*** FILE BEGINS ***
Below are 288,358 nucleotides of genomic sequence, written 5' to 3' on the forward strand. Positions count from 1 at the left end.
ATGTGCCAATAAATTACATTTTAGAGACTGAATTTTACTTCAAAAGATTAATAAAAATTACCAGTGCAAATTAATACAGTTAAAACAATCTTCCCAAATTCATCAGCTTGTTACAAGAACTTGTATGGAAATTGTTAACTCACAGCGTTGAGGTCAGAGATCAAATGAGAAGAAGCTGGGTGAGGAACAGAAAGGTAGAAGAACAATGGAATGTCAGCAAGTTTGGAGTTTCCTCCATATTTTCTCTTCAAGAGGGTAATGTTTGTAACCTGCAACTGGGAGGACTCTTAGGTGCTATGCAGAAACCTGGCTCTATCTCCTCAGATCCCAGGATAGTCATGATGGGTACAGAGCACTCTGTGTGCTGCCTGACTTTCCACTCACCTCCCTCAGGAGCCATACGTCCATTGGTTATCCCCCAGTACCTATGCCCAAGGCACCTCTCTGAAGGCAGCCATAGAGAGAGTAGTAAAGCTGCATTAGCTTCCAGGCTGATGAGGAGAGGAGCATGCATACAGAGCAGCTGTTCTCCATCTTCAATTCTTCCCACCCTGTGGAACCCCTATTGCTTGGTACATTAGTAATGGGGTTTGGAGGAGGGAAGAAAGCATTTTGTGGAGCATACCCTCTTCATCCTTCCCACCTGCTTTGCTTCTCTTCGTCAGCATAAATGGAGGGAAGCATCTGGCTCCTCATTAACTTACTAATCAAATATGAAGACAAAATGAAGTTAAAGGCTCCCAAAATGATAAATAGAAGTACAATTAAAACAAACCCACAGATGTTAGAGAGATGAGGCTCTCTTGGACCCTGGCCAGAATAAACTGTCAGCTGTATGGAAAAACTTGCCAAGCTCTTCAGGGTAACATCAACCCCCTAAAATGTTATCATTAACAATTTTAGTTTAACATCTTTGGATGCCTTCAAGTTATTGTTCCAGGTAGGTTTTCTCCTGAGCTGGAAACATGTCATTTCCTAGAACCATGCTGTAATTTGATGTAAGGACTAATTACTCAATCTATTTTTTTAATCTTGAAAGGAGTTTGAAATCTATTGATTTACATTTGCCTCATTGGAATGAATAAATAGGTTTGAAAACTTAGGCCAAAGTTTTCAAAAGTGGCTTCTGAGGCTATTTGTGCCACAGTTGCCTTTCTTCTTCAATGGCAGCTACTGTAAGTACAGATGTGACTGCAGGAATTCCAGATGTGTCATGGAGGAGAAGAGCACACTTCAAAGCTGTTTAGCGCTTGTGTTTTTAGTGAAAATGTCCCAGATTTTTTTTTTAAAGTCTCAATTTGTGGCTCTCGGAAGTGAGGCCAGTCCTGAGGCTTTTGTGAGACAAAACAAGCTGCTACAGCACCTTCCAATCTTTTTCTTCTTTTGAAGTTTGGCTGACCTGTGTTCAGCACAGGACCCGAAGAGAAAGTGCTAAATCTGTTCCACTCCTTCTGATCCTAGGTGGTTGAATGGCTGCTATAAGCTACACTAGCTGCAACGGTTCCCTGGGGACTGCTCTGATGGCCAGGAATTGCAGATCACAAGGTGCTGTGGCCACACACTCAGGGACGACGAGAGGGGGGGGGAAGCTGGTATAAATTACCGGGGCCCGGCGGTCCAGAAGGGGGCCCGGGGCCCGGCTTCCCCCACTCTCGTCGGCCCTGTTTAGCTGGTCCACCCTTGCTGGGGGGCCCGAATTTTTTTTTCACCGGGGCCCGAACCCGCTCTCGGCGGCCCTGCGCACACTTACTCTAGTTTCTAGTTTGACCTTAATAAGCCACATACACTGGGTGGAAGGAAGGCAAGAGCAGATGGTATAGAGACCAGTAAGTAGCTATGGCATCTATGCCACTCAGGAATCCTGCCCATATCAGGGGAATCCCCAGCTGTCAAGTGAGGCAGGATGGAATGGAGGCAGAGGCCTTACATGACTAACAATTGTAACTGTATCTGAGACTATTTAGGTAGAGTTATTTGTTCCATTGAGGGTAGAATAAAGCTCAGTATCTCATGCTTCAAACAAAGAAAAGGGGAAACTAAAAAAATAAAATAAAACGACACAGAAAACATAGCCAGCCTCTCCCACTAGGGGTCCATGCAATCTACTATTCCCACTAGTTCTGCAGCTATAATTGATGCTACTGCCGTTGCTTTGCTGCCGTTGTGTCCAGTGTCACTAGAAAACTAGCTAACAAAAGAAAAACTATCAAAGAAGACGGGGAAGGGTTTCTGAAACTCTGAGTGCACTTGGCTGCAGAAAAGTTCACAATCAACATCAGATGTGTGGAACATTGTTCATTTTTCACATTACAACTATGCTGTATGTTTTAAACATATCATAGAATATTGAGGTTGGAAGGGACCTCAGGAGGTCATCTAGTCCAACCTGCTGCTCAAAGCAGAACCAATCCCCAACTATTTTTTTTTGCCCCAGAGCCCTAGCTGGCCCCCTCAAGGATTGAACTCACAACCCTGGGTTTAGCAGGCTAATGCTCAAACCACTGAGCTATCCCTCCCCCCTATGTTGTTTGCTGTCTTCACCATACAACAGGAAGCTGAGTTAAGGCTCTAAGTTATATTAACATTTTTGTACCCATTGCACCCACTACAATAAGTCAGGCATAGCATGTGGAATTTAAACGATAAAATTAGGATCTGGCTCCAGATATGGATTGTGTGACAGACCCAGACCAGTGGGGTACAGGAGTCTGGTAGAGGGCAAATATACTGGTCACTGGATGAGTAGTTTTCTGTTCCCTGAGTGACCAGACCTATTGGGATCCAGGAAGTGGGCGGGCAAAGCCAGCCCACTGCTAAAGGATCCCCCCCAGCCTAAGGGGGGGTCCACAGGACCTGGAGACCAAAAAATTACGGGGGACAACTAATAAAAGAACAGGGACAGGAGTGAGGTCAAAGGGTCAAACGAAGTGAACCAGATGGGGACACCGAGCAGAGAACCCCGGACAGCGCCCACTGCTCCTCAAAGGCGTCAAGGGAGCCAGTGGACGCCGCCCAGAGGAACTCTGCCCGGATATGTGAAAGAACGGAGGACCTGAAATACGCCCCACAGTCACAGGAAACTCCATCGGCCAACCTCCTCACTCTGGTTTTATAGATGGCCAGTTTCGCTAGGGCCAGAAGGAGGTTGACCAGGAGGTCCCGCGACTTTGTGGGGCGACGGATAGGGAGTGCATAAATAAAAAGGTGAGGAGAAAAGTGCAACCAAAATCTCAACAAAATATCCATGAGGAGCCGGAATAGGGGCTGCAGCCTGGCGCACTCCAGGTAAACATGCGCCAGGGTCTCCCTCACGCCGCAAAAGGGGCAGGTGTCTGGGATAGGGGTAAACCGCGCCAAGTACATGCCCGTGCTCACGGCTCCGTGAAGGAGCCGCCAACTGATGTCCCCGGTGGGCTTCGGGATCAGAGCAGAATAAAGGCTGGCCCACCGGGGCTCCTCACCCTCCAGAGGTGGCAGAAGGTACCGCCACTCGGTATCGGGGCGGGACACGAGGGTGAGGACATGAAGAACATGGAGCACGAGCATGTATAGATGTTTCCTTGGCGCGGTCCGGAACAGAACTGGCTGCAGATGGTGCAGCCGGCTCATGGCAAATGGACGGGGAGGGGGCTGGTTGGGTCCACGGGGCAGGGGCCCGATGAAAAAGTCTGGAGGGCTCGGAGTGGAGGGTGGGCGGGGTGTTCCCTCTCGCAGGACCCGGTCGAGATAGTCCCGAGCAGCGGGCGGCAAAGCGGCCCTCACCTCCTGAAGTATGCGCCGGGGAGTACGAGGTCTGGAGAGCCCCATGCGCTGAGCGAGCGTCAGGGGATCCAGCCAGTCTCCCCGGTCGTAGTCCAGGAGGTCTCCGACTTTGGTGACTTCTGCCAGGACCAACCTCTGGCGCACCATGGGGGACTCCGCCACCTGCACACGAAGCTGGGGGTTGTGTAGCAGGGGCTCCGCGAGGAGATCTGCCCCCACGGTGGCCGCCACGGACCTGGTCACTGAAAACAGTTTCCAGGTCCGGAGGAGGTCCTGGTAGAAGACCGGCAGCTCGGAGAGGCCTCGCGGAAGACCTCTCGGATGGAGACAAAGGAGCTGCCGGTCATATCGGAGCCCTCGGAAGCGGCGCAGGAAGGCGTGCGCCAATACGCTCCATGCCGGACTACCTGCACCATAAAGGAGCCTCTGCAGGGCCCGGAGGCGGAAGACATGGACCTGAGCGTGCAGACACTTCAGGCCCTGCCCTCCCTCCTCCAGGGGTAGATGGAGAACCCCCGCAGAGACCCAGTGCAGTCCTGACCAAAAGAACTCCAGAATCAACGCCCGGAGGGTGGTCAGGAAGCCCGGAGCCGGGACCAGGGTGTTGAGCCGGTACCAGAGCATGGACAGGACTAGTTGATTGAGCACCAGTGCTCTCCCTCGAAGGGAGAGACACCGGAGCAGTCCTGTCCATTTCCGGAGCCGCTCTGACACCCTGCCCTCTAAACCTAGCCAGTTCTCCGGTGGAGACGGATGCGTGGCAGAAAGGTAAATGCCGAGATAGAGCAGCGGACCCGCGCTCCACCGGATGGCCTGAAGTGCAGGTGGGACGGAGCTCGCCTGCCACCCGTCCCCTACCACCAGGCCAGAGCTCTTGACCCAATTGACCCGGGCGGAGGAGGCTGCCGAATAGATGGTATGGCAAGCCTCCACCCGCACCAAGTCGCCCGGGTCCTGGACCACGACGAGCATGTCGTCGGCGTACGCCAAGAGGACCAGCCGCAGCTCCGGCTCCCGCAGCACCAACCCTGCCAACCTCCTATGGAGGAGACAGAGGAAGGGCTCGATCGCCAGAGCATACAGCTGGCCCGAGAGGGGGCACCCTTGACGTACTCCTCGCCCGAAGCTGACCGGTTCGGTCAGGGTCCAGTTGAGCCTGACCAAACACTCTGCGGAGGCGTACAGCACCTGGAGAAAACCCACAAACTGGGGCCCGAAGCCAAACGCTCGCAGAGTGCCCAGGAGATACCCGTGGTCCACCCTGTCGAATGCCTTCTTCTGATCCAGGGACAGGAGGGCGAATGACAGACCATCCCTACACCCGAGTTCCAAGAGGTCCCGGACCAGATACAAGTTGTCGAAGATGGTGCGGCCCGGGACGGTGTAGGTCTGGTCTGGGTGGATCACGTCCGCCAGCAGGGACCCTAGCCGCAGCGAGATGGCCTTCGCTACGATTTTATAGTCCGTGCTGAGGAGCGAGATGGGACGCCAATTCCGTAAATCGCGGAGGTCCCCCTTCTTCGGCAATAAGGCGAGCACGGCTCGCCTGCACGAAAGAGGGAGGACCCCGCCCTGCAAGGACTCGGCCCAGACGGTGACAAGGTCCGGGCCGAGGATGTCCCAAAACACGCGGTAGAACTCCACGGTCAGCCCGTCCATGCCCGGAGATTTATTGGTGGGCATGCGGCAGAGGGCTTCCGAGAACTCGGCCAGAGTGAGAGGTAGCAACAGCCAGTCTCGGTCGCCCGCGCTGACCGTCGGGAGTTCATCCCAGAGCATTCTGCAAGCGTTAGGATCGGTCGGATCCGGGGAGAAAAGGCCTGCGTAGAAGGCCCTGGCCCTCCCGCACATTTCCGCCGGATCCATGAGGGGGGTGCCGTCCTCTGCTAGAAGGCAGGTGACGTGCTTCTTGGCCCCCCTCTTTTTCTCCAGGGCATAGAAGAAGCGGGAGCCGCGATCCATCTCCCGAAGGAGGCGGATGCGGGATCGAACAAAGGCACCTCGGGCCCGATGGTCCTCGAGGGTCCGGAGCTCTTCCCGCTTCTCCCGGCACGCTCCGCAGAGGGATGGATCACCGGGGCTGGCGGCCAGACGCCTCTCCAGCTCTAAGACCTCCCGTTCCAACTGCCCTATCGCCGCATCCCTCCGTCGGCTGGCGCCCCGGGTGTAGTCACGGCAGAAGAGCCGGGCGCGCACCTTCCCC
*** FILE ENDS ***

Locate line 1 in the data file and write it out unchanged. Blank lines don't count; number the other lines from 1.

Below are 288,358 nucleotides of genomic sequence, written 5' to 3' on the forward strand. Positions count from 1 at the left end.